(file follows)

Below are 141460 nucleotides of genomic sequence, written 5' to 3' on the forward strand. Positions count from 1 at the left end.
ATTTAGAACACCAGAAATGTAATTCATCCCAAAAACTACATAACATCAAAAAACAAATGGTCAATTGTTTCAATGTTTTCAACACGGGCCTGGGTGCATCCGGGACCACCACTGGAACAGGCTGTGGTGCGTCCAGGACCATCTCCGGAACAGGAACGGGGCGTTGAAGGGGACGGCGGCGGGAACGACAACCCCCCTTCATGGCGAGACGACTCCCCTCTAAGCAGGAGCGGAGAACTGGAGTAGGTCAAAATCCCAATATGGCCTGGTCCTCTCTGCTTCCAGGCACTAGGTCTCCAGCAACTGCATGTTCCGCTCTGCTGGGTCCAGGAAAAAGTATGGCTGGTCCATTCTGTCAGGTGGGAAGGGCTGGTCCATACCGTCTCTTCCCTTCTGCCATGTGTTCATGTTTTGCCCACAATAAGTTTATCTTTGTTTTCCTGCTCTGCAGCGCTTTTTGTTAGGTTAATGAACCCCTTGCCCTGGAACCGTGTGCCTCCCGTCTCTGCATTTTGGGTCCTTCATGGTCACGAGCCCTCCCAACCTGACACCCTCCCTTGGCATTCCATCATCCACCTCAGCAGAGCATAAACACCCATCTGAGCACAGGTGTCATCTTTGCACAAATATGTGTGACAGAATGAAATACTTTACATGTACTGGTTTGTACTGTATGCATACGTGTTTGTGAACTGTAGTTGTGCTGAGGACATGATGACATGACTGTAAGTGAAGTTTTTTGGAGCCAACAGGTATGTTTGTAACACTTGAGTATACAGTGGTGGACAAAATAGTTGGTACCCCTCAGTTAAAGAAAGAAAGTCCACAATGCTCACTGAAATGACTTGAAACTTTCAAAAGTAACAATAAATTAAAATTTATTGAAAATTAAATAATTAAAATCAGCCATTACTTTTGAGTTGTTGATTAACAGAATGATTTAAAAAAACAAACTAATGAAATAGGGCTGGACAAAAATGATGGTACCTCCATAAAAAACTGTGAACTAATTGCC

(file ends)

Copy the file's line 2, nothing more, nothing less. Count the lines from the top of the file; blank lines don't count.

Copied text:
ATTTAGAACACCAGAAATGTAATTCATCCCAAAAACTACATAACATCAAAAAACAAATGGTCAATTGTTTCAATGTTTTCAACACGGGCCTGGGTGCATCCGGGACCACCACTGGAACAGGCTGTGGTGCGTCCAGGACCATCTCCGGAACAGGAACGGGGCGTTGAAGGGGACGGCGGCGGGAACGACAACCCCCCTTCATGGCGAGACGACTCCCCTCTAAGCAGGAGCGGAGAACTGGAGTAGGTCAAAATCCCAATATGGCCTGGTCCTCTCTGCTTCCAGGCACTAGGTCTCCAGCAACTGCATGTTCCGCTCTGCTGGGTCCAGGAAAAAGTATGGCTGGTCCATTCTGTCAGGTGGGAAGGGCTGGTCCATACCGTCTCTTCCCTTCTGCCATGTGTTCATGTTTTGCCCACAATAAGTTTATCTTTGTTTTCCTGCTCTGCAGCGCTTTTTGTTAGGTTAATGAACCCCTTGCCCTGGAACCGTGTGCCTCCCGTCTCTGCATTTTGGGTCCTTCATGGTCACGAGCCCTCCCAACCTGACACCCTCCCTTGGCATTCCATCATCCACCTCAGCAGAGCATAAACACCCATCTGAGCACAGGTGTCATCTTTGCACAAATATGTGTGACAGAATGAAATACTTTACATGTACTGGTTTGTACTGTATGCATACGTGTTTGTGAACTGTAGTTGTGCTGAGGACATGATGACATGACTGTAAGTGAAGTTTTTTGGAGCCAACAGGTATGTTTGTAACACTTGAGTATACAGTGGTGGACAAAATAGTTGGTACCCCTCAGTTAAAGAAAGAAAGTCCACAATGCTCACTGAAATGACTTGAAACTTTCAAAAGTAACAATAAATTAAAATTTATTGAAAATTAAATAATTAAAATCAGCCATTACTTTTGAGTTGTTGATTAACAGAATGATTTAAAAAAACAAACTAATGAAATAGGGCTGGACAAAAATGATGGTACCTCCATAAAAAACTGTGAACTAATTGCC